In Conversation with Young Shakespeare Workshop’s Darren Lay

Young Shakespeare Workshop production of Titus Andronicus Courtesy of Young Shakespeare Workshop

The Young Shakespeare Workshop, a free program celebrating 25 years, is a Seattle-based non-profit that serves youth from Seattle and regions beyond. The seven-week summer First Year program draws teenagers from all walks of life to study and perform Shakespeare – sonnets, speeches, scenes – giving them the opportunity to celebrate the power of the human voice and illuminate experience. YSW was awarded the nation’s highest honor for out-of-school youth arts training in 2011, the National Arts and Humanities Youth Program Award.

We sat down recently with Darren Lay, a professional actor, director and teaching artist, that has been directing the program since 1998, to discuss Shakespeare’s power, the essential nature of art and ways you can help.

How did you get involved with the Young Shakespeare Workshop?

My love of Shakespeare began when I was a teenager in Tulsa, Oklahoma. It is incredible to me that a city like Seattle, priding itself on the arts, has public high schools without theatre programs. After moving to Seattle I joined with Eric Ray Anderson, a fellow working actor, and Kimberly White, to take up the mantle of the Young Shakespeare Workshop from Edward Payson Call, who began the program. I was not thinking I would still be at it 19 years later.

What’s the demographic profile of those kids you serve?

Kids of every description and stripe have participated in the program over the years—poor kids, rich kids, white kids, kids of color, straight kids, queer kids, religious kids, non-religious kids, kids with supportive parents, kids without parents, English language learners, immigrants, refugees, conservative, liberal. It is astonishing how wide a range of people Shakespeare can bring together.

Is selling Shakespeare to kids a hard sell?

It can be hard sometimes, if the context and situation is not supportive, but once kids get up on their feet and perform Shakespeare with each other as opposed to just reading it and have the time to begin to own the words for themselves, and see Shakespeare as ‘their artist,’ writing for them, then Shakespeare the brilliant poet and truth-teller does all the work. Shakespeare’s works easily sells itself given the right environment.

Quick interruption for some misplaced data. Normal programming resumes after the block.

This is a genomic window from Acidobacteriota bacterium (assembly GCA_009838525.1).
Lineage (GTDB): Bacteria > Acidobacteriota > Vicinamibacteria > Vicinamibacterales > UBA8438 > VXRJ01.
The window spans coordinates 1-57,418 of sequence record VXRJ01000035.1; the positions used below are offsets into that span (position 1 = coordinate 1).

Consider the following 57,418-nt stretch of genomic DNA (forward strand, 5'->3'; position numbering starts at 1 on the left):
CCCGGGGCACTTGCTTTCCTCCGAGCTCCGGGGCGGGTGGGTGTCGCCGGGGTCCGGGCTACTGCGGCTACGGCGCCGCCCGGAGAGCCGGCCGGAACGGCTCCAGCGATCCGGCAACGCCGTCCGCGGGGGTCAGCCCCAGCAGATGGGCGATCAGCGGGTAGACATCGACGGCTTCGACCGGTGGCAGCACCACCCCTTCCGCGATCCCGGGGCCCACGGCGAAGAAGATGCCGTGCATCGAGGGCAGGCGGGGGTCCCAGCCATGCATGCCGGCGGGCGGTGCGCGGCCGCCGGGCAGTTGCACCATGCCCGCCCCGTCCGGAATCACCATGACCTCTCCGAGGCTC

What can Shakespeare’s plays give kids?

Shakespeare gives kids a chance to step directly into the thoughts and feelings, relationships and circumstances that intrigue us all, a chance to experience intensely nuanced reflection that can relate to your own life experience or circumstances of those around you which acts to nourish a more intelligent and observant understanding of us all. The safe remove of art engages teens’ empathy and thoughtful weighing of human interaction, incredibly valuable to teenagers shaping their own identity and voice. Theatre is such a deeply worthy and important human invention for examining the world and our place in it.

What are your favorite Young Shakespeare Workshop memories?

There are really too many to choose from. Most revolve around performances when students transcend “the ordinary of Nature’s sale-work” and we are all compelled to marvel at Shakespeare’s brilliance. One should never mistake Shakespeare’s brilliance for your own, but sometimes it is lovely to imagine it is yours for a while, and you do come away feeling as if some of it might have rubbed off on you in some way during the insane funniness of Midsummer’s rough mechanicals, or the brutal and terrifying word induced pindrop silences in Othello, or the hauntingly beautiful Richard II as either performer or audience member.

What can people do to help Young Shakespeare Workshop?

We are always cash poor and, of course, the absolute best way anyone can help is to encourage that young person you know who needs that extra boost of confidence to contact us and join an often wonderfully life-changing community.

A brief scene from the Workshop: